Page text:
Variations include sauerkraut prepared from whole cabbages or leaves instead of shredded strips. Sometimes other vegetables are added, such as carrots. Spices may be added; caraway and juniper berries are traditional. Sometimes wine is added. Red cabbage can be used to make a red sauerkraut. When sauerkraut is made from turnips or rutabagas, the product is called Sauerrüben. In Russia, sour berries such as cranberry, or bits of finely chopped vegetables or fruit, such as carrots or apples, may be added prior to fermenting to enhance flavour. Beets may also be added to give the cabbage a red colour. Categories: | | | | ... Species Junipers are coniferous plants in the genus Juniperus of the cypress family Cupressaceae. ... Trinomial name Brassica rapa rapa L. For similar vegetables also called turnip, see Turnip (disambiguation). ... Binomial name Brassica napobrassica Mill. ... “Cranberries” redirects here. ... Binomial name Carolus Linnaeus Beta vulgaris, commonly known as beet is a flowering plant species in the family Chenopodiaceae. ...


Serving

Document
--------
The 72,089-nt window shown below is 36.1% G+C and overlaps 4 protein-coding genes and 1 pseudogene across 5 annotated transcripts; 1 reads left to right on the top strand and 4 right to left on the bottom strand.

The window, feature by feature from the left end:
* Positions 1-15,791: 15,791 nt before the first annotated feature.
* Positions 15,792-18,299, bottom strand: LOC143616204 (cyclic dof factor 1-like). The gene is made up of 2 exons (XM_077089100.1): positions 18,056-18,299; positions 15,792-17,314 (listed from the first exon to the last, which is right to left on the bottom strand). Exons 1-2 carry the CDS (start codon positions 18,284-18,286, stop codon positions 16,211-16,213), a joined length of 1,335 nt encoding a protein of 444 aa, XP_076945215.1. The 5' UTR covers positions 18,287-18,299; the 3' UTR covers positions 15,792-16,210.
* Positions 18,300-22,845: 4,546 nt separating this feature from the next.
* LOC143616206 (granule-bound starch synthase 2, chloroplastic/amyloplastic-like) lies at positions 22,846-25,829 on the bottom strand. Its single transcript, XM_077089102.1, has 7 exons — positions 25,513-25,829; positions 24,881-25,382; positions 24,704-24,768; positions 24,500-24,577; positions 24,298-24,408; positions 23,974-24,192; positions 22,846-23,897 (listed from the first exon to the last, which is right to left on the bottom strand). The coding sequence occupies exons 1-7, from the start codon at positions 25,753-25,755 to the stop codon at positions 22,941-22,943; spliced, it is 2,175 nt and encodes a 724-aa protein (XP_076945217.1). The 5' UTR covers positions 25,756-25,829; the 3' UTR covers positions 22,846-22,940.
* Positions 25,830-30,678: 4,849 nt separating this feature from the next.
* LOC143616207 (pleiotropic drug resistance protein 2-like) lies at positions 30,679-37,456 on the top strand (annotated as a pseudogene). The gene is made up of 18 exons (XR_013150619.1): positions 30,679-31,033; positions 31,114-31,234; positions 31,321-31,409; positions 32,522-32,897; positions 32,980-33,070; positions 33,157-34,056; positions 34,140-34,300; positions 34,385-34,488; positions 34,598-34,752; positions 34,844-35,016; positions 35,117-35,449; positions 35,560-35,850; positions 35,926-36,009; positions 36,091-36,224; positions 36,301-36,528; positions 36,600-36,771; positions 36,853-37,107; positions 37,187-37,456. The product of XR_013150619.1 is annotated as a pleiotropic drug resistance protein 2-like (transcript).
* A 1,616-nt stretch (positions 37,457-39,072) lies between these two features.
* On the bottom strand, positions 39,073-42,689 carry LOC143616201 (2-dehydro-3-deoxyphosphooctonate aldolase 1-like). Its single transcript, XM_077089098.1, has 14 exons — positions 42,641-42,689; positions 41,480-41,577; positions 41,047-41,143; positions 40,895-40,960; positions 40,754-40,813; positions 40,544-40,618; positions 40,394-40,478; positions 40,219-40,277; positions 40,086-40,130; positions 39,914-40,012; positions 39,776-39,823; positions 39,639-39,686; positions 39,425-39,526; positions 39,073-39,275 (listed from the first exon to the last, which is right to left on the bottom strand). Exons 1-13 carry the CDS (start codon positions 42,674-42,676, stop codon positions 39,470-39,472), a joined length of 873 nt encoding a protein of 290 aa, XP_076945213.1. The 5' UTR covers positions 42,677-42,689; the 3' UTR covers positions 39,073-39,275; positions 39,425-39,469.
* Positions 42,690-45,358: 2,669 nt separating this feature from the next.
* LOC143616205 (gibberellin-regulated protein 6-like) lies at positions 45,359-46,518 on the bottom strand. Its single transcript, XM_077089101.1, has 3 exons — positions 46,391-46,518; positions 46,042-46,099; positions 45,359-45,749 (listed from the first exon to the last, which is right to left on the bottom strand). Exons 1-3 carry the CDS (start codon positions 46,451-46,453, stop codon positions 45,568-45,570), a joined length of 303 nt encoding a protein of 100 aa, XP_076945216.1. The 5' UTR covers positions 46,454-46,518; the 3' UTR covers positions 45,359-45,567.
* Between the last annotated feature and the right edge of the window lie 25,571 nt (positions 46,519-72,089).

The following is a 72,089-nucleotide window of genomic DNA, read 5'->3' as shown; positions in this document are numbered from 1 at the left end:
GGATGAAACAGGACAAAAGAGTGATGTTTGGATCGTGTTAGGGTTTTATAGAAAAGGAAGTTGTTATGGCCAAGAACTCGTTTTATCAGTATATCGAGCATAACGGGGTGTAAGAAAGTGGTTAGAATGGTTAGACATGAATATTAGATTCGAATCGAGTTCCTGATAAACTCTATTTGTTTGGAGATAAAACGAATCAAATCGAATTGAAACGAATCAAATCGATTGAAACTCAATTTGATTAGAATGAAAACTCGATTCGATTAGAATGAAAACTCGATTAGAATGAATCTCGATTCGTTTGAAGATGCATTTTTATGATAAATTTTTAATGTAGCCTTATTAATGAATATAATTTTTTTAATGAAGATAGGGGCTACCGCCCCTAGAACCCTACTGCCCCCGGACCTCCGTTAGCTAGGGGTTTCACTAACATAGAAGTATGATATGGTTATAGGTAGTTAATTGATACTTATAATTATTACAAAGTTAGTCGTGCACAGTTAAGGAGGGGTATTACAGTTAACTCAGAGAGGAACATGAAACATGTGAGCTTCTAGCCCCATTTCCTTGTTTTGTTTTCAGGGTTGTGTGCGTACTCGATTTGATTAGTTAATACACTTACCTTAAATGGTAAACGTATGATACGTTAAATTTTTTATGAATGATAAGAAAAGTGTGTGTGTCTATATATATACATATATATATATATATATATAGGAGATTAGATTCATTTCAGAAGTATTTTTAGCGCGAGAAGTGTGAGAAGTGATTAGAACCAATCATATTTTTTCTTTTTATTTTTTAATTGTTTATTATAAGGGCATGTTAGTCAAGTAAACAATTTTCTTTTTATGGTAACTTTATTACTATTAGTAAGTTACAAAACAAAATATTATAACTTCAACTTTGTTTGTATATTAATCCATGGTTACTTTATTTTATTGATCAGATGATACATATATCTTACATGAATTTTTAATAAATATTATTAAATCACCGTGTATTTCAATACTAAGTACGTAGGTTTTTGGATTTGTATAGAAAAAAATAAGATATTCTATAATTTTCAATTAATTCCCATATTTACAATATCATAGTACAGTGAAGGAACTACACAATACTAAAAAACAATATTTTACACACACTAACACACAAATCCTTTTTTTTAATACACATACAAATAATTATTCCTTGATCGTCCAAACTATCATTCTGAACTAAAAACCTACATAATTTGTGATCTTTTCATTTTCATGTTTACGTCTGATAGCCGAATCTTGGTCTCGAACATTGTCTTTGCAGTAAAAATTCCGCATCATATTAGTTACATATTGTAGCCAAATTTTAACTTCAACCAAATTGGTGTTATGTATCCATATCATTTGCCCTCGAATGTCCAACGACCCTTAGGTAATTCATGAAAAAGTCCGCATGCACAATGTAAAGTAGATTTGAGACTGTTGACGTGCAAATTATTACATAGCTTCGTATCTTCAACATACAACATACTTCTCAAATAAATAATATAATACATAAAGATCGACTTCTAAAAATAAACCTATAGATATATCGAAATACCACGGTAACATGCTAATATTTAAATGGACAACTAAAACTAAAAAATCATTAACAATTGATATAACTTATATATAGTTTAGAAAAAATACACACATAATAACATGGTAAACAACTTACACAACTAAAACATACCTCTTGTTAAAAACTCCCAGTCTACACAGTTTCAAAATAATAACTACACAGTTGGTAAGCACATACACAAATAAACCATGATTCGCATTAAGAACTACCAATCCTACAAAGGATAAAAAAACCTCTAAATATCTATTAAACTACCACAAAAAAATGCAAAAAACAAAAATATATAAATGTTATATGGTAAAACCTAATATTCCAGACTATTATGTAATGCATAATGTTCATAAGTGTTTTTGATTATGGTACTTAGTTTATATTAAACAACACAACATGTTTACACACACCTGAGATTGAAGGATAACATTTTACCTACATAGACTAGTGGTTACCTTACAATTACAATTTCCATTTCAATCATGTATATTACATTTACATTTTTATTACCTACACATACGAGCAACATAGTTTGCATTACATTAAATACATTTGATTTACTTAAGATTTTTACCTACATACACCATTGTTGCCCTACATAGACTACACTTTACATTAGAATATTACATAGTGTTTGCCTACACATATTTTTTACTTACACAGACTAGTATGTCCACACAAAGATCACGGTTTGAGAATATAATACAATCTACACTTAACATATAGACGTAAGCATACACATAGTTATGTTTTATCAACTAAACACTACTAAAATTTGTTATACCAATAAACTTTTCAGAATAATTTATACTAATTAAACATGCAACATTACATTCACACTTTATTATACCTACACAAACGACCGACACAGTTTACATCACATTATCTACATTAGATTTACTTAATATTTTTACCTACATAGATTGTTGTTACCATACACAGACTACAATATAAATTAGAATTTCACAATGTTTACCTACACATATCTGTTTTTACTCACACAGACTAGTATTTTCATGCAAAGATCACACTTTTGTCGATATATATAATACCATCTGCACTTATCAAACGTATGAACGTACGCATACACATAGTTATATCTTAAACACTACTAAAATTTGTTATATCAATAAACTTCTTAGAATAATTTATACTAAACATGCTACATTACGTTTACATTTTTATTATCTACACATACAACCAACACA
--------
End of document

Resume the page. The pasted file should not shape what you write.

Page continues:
Sauerkraut is a common and traditional ingredient in Bulgarian cuisine, Austrian cuisine, German cuisine, Russian cuisine, Alsatian French cuisine, Dutch cuisine, Romanian cuisine, Polish cuisine and other cuisines of Northern and Eastern Europe, as well as in Manchuria. It is also eaten in the Friuli and Trentino Alto Adige regions of Italy, where it is called capuzi garbi and crauti, respectively. Bulgarian cuisine (Bulgarian: българска кухня) is representative of the cuisine of the Balkans, showing Turkish, Greek and Middle Eastern influences and to a lesser extent Italian, Mediterranean and Hungarian ones. ... The Cuisine of Austria, which is often incorrectly equated with Viennese cuisine, is derived from the cuisine of the Austro-Hungarian Empire. ... German Cuisine varies greatly from region to region. ... Russian cuisine derives its rich and varied character from the vast and multicultural expanse of Russia. ... (New region flag) (Region logo) Location Administration Capital Regional President Departments Bas-Rhin Haut-Rhin Arrondissements 13 Cantons 75 Communes 903 Statistics Land area1 8,280 km² (??? mi) km² Population (Ranked 14th)  - January 1, 2006 est. ... French cuisine is considered to be one of the worlds most refined and elegant styles of cooking. ... Dutch Cuisine is shaped by the agricultural produce and history of the Netherlands. ... Romanian cuisine is diverse, blending the dishes of the several traditions which it has come into contact with, as well as maintaining its own character. ... Polish cuisine (Polish: kuchnia polska) is a mixture of Slavic, Jewish and foreign culinary traditions. ... Northern Europe Northern Europe is the northern part of the European continent. ... Pre-1989 division between the West (grey) and Eastern Bloc (orange) superimposed on current national boundaries: Russia (dark orange), other countries of the former USSR (medium orange),members of the Warsaw pact (light orange), and other former Communist regimes not aligned with Moscow (lightest orange). ... This article does not cite any references or sources. ... Friulian Coats of Arms Friuli (Furlan: Friûl, German: Friaul, Slovenian: Furlanija) is an area in northeastern Italy, comprising the major part of the autonomous region Friuli-Venezia Giulia. ... Trentino-Alto Adige/Südtirol[1] (Italian: Trentino-Alto Adige; German: Trentino-Südtirol; Ladin: Trentin-Adesc Aut, also Trentin-Sudtirol [2][3]) is an autonomous region in Northern Italy. ...